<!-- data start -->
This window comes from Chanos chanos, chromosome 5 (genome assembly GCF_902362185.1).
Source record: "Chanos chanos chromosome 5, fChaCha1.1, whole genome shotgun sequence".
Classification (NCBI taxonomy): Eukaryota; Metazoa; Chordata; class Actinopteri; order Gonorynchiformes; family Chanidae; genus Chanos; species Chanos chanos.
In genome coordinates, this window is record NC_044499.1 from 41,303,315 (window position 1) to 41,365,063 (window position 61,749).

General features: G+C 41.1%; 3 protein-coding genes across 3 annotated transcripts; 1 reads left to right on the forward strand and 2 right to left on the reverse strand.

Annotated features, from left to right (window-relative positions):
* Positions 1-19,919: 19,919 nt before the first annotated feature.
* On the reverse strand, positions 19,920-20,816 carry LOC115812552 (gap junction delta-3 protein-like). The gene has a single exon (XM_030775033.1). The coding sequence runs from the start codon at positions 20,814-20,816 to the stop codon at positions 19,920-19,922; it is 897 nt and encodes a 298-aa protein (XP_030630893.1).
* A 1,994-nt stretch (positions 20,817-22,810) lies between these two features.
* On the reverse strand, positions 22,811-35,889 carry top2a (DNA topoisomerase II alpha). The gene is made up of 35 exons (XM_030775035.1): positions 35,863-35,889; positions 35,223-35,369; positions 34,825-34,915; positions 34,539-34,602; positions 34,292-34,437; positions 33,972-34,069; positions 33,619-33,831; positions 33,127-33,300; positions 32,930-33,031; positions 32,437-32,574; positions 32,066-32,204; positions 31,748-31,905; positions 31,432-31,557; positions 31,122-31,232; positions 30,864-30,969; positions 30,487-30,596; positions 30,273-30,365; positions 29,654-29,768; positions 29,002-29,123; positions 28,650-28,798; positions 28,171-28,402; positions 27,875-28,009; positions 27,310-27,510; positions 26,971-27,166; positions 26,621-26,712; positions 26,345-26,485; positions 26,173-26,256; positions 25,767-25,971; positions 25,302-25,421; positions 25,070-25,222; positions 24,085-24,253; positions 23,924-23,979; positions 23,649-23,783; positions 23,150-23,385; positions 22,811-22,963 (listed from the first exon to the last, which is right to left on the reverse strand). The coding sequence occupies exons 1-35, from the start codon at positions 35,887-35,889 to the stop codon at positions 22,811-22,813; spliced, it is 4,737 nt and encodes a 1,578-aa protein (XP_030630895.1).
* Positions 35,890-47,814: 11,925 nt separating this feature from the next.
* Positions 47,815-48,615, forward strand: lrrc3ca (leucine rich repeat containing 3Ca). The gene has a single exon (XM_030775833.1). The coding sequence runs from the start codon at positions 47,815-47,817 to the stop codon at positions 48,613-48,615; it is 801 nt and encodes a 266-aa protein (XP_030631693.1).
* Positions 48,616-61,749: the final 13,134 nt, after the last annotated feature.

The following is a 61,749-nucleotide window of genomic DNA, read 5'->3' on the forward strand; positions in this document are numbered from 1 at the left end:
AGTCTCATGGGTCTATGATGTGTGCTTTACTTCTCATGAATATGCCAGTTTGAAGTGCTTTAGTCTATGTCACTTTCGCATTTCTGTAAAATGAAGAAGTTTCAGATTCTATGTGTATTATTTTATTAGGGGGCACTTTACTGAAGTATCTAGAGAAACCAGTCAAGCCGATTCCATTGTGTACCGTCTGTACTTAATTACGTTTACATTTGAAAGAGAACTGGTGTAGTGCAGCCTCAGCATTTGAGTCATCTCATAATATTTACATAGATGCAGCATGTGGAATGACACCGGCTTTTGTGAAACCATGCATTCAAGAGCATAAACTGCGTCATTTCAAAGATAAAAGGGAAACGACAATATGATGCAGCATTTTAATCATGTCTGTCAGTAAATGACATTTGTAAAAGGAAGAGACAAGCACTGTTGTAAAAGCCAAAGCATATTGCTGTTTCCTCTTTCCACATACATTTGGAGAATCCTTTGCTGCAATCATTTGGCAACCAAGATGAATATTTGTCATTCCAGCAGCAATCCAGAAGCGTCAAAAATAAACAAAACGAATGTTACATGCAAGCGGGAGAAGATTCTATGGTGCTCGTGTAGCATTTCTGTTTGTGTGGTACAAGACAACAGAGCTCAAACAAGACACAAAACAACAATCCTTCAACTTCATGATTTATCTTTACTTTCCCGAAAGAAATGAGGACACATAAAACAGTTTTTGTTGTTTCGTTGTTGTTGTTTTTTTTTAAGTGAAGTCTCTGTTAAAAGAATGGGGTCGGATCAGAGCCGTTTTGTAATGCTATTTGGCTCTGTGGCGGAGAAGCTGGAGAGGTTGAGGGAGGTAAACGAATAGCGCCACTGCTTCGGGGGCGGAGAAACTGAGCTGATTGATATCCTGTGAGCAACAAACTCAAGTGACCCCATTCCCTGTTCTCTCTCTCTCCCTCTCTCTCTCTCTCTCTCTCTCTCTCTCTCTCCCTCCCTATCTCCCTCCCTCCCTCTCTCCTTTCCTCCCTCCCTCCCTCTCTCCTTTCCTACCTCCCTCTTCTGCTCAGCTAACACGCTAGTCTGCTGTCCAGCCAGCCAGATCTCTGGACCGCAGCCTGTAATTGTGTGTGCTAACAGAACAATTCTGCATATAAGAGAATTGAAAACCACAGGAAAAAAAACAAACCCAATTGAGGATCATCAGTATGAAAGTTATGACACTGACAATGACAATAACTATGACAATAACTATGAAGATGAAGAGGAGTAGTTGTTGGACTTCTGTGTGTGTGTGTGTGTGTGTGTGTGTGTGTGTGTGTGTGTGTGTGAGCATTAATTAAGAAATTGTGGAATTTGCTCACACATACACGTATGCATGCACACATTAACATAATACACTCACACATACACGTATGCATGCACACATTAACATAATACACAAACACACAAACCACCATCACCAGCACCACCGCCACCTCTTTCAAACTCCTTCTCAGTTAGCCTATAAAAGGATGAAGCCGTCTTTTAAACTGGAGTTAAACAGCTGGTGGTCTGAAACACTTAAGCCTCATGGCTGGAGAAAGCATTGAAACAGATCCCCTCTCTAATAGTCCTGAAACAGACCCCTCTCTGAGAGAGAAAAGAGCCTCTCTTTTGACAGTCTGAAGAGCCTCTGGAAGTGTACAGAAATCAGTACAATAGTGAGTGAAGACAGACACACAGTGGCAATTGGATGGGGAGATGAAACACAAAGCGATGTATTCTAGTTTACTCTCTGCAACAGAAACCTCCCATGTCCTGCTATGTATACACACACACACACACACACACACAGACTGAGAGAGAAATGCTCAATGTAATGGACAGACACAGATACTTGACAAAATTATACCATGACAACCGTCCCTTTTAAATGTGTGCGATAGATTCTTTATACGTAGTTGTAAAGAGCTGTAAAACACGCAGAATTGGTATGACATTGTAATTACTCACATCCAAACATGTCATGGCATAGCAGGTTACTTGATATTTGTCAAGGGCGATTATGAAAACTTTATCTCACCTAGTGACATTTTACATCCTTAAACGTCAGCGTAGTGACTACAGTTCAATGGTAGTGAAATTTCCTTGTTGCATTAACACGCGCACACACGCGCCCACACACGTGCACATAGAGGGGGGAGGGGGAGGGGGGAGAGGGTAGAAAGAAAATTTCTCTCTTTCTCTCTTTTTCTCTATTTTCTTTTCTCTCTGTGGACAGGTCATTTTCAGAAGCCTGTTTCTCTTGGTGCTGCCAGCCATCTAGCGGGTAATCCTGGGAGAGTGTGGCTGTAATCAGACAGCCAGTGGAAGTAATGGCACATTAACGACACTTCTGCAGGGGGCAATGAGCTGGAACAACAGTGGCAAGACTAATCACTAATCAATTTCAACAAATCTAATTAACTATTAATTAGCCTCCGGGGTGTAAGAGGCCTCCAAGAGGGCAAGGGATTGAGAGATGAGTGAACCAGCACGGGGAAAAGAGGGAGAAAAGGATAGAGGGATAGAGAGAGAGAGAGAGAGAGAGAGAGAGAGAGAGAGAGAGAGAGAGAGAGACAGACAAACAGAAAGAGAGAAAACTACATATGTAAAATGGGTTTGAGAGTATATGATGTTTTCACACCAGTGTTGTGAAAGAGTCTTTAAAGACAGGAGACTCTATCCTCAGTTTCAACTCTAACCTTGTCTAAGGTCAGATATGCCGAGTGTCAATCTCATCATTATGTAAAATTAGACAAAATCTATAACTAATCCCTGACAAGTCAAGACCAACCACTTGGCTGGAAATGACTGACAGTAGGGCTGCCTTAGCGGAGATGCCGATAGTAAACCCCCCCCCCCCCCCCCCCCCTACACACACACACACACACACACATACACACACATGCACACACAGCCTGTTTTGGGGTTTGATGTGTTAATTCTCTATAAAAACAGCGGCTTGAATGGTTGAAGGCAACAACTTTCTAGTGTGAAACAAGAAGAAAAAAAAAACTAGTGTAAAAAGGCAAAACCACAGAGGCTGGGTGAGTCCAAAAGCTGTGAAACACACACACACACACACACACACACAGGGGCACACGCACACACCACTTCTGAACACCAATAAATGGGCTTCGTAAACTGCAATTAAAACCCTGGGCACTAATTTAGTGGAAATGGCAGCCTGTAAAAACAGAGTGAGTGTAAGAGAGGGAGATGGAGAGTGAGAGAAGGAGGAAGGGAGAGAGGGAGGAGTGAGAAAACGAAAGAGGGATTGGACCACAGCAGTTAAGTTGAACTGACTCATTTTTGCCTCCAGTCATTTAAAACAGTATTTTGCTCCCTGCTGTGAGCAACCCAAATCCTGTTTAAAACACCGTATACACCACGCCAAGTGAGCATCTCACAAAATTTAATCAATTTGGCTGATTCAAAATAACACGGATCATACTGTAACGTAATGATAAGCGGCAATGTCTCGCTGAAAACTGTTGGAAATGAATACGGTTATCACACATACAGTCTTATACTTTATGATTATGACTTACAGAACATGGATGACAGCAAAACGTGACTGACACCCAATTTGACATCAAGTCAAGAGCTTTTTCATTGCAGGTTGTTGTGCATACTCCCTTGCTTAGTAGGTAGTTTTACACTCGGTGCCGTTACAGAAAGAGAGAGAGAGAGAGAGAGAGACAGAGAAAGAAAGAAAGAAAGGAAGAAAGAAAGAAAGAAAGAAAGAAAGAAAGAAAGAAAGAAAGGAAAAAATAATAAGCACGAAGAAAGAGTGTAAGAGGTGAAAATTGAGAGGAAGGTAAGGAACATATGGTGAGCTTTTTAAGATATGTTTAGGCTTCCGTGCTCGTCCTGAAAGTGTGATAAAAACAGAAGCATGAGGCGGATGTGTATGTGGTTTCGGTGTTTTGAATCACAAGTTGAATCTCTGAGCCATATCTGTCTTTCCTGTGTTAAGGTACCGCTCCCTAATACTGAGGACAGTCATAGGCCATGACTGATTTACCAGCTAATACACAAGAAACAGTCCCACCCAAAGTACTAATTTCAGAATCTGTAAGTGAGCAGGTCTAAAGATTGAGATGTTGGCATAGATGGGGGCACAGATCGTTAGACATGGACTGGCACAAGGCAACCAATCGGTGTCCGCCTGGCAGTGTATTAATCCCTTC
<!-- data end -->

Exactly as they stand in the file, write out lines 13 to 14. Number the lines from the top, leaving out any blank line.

* Positions 48,616-61,749: the final 13,134 nt, after the last annotated feature.

The following is a 61,749-nucleotide window of genomic DNA, read 5'->3' on the forward strand; positions in this document are numbered from 1 at the left end: